12.6 The Gradient and Directional Derivatives 
Suppose that you are hiking in rugged terrain. You can think of your altitude at the point given by longitude
Suppose we want to find the instantaneous rate of change of


Notice that this limit resembles the definition of partial derivative, except that in this case, both variables may change. Further, you should observe that the directional derivative in the direction of the positive 


For convenience, we define the gradient of a function to be the vectorvalued function whose components are the firstorder partial derivatives of 

Observe that, using the gradient, we can write a directional derivative as the dot product of the gradient and the unit vector in the direction of interest, as follows. For any unit
vector ,


Theorem 6.2 makes it easy to compute directional derivatives. Further, writing directional derivatives as a dot product has many important consequences, one of which we see in the following example. 

A graphical interpretation of the directional derivatives in example 6.2 is given below. Suppose we intersect the surface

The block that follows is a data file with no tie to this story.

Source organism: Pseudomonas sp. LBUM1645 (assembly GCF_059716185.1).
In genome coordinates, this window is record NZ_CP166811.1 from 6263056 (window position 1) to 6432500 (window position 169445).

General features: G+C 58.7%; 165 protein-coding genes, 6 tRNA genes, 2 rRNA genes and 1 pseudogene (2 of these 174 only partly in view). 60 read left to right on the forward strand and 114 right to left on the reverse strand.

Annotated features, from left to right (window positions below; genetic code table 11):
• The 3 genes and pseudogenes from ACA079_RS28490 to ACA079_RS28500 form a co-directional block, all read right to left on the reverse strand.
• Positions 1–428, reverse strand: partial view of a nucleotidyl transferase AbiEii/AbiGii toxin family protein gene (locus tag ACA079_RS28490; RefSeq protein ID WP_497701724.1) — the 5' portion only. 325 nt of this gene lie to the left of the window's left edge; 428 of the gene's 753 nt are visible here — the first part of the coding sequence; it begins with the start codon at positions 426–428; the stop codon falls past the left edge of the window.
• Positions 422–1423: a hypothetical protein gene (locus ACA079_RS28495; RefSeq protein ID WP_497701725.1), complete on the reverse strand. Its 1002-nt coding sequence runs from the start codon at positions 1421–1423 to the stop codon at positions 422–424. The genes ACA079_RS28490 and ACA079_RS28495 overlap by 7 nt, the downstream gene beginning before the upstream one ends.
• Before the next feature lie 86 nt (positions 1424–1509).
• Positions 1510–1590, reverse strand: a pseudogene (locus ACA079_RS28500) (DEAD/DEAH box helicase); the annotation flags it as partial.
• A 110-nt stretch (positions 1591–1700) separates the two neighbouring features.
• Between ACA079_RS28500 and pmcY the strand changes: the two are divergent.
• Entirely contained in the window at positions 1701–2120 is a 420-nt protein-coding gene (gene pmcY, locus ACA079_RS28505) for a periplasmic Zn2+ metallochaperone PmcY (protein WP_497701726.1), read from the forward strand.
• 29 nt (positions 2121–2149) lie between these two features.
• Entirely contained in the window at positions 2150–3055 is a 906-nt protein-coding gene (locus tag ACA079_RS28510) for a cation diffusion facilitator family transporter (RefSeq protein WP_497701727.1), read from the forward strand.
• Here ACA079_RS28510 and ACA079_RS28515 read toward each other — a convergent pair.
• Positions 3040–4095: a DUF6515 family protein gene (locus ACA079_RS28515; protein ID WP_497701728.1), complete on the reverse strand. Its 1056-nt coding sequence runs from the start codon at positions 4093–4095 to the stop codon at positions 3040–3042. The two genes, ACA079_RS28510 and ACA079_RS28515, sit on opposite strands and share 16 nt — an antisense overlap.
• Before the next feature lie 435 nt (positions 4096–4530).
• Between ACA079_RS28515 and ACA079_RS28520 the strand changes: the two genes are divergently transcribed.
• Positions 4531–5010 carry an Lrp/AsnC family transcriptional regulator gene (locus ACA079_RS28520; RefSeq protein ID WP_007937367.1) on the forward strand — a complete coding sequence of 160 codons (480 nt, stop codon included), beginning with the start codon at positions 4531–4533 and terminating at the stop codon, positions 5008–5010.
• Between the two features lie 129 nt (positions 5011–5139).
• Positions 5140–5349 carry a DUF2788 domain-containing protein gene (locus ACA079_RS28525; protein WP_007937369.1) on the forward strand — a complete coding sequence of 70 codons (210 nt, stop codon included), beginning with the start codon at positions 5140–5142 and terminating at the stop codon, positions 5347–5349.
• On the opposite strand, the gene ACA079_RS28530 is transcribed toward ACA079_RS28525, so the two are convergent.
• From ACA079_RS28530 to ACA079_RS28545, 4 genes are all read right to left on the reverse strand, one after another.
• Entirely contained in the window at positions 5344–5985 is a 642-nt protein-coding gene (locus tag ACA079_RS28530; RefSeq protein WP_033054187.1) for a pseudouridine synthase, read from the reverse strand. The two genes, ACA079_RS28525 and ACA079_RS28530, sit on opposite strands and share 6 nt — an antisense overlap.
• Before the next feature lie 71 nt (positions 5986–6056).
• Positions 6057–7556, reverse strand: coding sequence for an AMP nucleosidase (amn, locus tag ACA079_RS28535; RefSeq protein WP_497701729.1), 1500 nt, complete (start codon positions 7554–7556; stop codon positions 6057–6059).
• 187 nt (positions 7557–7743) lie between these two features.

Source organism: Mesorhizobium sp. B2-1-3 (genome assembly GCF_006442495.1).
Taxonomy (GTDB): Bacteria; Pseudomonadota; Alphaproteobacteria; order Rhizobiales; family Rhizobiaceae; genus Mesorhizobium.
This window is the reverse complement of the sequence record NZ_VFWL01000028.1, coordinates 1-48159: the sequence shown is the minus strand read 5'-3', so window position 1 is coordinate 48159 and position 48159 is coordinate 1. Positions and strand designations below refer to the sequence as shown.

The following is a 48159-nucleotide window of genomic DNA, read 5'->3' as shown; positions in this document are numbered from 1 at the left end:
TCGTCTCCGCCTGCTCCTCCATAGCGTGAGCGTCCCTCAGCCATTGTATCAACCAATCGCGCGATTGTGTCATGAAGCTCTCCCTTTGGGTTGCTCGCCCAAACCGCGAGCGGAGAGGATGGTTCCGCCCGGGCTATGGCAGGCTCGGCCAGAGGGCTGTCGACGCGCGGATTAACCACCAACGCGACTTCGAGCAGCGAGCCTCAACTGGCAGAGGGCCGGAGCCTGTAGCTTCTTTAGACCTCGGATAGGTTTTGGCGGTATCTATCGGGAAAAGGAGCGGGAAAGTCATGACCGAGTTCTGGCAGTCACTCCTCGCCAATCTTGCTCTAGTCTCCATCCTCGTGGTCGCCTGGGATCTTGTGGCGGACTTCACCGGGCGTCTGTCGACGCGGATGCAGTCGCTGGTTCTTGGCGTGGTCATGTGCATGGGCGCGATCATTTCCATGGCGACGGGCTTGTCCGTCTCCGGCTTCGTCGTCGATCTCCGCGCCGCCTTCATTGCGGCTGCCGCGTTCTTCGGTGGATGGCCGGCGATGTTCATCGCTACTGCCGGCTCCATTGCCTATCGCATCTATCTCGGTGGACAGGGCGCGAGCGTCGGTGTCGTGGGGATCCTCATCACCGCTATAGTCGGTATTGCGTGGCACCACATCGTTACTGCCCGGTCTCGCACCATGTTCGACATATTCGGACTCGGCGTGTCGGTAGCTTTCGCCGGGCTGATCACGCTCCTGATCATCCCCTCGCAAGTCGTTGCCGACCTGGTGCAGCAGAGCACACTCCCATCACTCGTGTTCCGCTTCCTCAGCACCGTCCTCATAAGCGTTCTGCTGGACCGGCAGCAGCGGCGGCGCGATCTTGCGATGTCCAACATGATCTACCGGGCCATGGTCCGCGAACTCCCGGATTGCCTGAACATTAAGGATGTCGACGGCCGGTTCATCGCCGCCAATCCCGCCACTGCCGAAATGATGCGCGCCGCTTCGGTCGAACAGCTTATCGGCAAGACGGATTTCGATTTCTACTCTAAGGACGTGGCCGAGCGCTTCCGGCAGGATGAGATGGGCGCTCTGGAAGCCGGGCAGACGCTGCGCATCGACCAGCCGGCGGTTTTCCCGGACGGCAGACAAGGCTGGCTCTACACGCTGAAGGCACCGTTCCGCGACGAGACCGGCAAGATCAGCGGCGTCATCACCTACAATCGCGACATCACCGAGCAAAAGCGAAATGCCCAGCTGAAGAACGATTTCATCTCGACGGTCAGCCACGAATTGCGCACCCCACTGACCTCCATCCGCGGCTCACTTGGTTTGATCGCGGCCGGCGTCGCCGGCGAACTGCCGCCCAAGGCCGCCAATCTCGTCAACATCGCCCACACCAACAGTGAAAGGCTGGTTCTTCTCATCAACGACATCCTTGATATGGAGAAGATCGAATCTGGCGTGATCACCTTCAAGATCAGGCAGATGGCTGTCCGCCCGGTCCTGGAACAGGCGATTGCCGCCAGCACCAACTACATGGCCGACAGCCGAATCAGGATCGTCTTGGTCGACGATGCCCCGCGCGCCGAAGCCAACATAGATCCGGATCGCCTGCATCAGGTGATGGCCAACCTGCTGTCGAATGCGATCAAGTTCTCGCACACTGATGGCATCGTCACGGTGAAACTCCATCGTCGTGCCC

Another way of viewing the directional derivative graphically is with level curves. 

Keep in mind that the directional derivative gives the rate of change of a function in a given direction. In this case, it's reasonable to ask in what direction a given function has its maximum or minimum rate of increase. In order to answer such questions, you must first recall from Theorem 3.2 in Chapter 10 that for any two vectors
Notice now that the maximum value of occurs when 

In using Theorem 6.3, remember that the directional derivative corresponds to the rate of change of the function 

Notice that the direction of maximum increase in example 6.3 points away from the origin, since the displacement vector from


Most of the results of this section extend easily to functions of any number of variables. 

As was the case for functions of two variables, the gradient gives us a simple representation of directional derivatives in three dimensions. 

As in two dimensions, we have that


Recall that for any constant


We refer to the line through
In the following example, we illustrate the use of the gradient at a point to find the tangent plane to a surface at that point. 

Recall that in section 12.4, we found that a normal vector to the tangent plane to the surface 
Just as it is important to constantly think of ordinary derivatives as slopes of tangent lines and as instantaneous rates of change, it is crucial to keep in mind at all times the interpretations of gradients.